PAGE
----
Believe it or not, consumers hold U.S. pork producers in high regard, more than producers actually would have guessed. But there’s room for improvement.

A survey conducted by Eidson & Partners in partnership with Decisive Research Service, shows that 84 percent of consumers “feel positive” or have “no opinion” about pork production. When pork producers were surveyed, they predicted that only 35 percent of consumers would feel positive about pork production.

“This study shows that pork producers are regarded much more positively than producers expected,” says Tim Bierman, past president of the Iowa Pork Producers Association. “The survey confirms that producers are very concerned about how they are viewed by U.S. consumers.”

The National Pork Board commissioned the independent survey to gauge consumers’ perceptions of pork production, how producers think consumers view the industry, and how producers perceive themselves. The survey, conducted in 2002, occurred in three phases:

1) Pork producer focus groups.

2) Pork producer telephone interviews.

3) Consumer telephone interviews from key and non-key pork producing states.

“As producers, we go above and beyond to protect the environment,” says Bierman. “Producers are utilizing technologies such as concrete manure storage facilities, incorporating manure nutrients for crop fertilizer and conducting third-party audits on their operations to ensure they are doing their part.” 

The findings speak for themselves. Let’s look at some of the key results from the producer perspective:

  • Regardless of operation size, pork producers tend to agree that they consistently produce high-quality meat; house pigs in a healthy, biologically safe environment; and have a clean operation.
  • According to the survey, the larger the operation, the more positive the producers’ response in terms of their operation’s economic viability. They believe their operation: is an efficient way to raise pork; is well organized; has more highly efficient looking buildings; and keeps the price of pork as low as possible.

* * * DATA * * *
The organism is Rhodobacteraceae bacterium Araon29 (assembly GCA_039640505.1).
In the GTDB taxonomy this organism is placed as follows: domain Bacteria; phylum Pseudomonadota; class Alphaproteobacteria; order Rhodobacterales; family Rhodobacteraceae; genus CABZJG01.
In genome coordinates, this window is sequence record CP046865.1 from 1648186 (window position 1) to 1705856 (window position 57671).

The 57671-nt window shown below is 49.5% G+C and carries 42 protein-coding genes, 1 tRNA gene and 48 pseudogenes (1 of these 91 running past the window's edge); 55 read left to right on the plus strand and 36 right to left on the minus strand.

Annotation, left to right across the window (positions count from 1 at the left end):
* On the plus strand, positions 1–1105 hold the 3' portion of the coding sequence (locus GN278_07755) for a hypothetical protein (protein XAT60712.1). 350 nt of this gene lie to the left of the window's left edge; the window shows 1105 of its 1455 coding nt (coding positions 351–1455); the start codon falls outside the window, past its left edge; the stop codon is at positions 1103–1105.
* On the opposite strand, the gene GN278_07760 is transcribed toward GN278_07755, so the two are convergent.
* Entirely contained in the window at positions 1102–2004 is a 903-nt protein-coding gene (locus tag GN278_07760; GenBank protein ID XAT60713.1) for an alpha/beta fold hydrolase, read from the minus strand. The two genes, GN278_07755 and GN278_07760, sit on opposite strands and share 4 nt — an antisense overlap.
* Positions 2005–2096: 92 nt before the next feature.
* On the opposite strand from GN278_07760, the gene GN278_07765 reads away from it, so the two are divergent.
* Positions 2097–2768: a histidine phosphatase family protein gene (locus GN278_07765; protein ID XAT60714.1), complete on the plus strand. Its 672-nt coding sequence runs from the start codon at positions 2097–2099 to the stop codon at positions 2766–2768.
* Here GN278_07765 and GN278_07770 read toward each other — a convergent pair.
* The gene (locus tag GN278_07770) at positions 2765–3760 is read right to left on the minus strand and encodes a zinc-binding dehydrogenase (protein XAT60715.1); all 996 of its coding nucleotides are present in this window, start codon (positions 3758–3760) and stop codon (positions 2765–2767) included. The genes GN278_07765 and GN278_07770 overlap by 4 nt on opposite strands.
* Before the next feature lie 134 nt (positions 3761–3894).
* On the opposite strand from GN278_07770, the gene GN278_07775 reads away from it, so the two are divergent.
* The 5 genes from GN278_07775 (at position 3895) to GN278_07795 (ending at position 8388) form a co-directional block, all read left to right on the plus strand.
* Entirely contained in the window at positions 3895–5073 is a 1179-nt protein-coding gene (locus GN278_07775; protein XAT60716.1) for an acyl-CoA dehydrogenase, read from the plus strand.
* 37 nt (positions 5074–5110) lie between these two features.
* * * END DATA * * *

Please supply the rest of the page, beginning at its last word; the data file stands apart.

• Although pork producers in general have a positive self-image, the majority responded “neutral” or “negative” in their assessment of the industry as a whole. Producers in the small category appeared to be the least satisfied, most mid-sized producers were “dissatisfied” or “neutral,” and producers with large operations were “neutral” or “satisfied” with the current state of the industry.

    Overall, 68 percent of producers running small operations were either “somewhat dissatisfied” or “not at all satisfied” with the industry, while 48 percent of mid-sized producers and only 11 percent of large producers fell into those categories.

  • Producers in general were satisfied with the success of the “Pork. The Other White Meat” slogan. They also indicated satisfaction in seeing more pork on restaurant menus today and a leaner product that’s more in tune with consumer tastes.
  • Producers voiced dissatisfaction about the following: the high retail price of pork; consumers seem to be eating less meat; pork packers aren’t marketing products as aggressively as poultry packers; and a perceived packer monopoly over live-hog pricing.
  • Many pork producers feel isolated within their communities because of environmental issues.
  • Pork producers see the public as favoring beef operations because cattle are not raised inside buildings.
  • Producers, regardless of operation size, care about the animals within their operation. They believe consumers are misinformed about the way producers care for and raise animals today.

On the other side, consumers’ said they:

  • Tend to think of small and mid-sized pork operations in a more positive light than large operations.
  • Focus more on the quality of the operation rather than the economic side, which is contrary to the producers’ focus.
  • See pork operations as being a cut above poultry operations in regard to treating animals humanely and providing healthy living conditions.
  • Have concerns regarding the way they think producers treat their animals. Consumers say they have a lot of animal-care related questions they would like to ask producers. However, these questions seem to focus more on how the treatment of pigs can effect consumer well-being rather than the pig’s well-being.
  • Have concerns regarding pork consumption in terms of meat quality and safety.
  • Rate producers’ strengths as hard working, committed to farming, and taking a high-tech approach to pork production.

Still, the image that producers have of themselves is more positive than the image that consumers have of producers. This is particularly true with regard to environmental and animal-care issues. Here’s what the two groups said:

Keep in mind, however, that 89 percent of the consumers participating in the survey had not seen, heard or read any recent information – pro or con – about pork producers or pork production.

This survey sends a message that consumers do see pork producers in a positive light, but indeed there’s still room for improvement. 

Classifying Operation Size

The survey characterized pork production operations in the following manner:

  • A small operation is one that markets 1,000 to 4,000 hogs annually;
  • Mid-sized, markets 4,000 to 60,000 hogs annually;
  • Large, markets 60,000 or more hogs annually.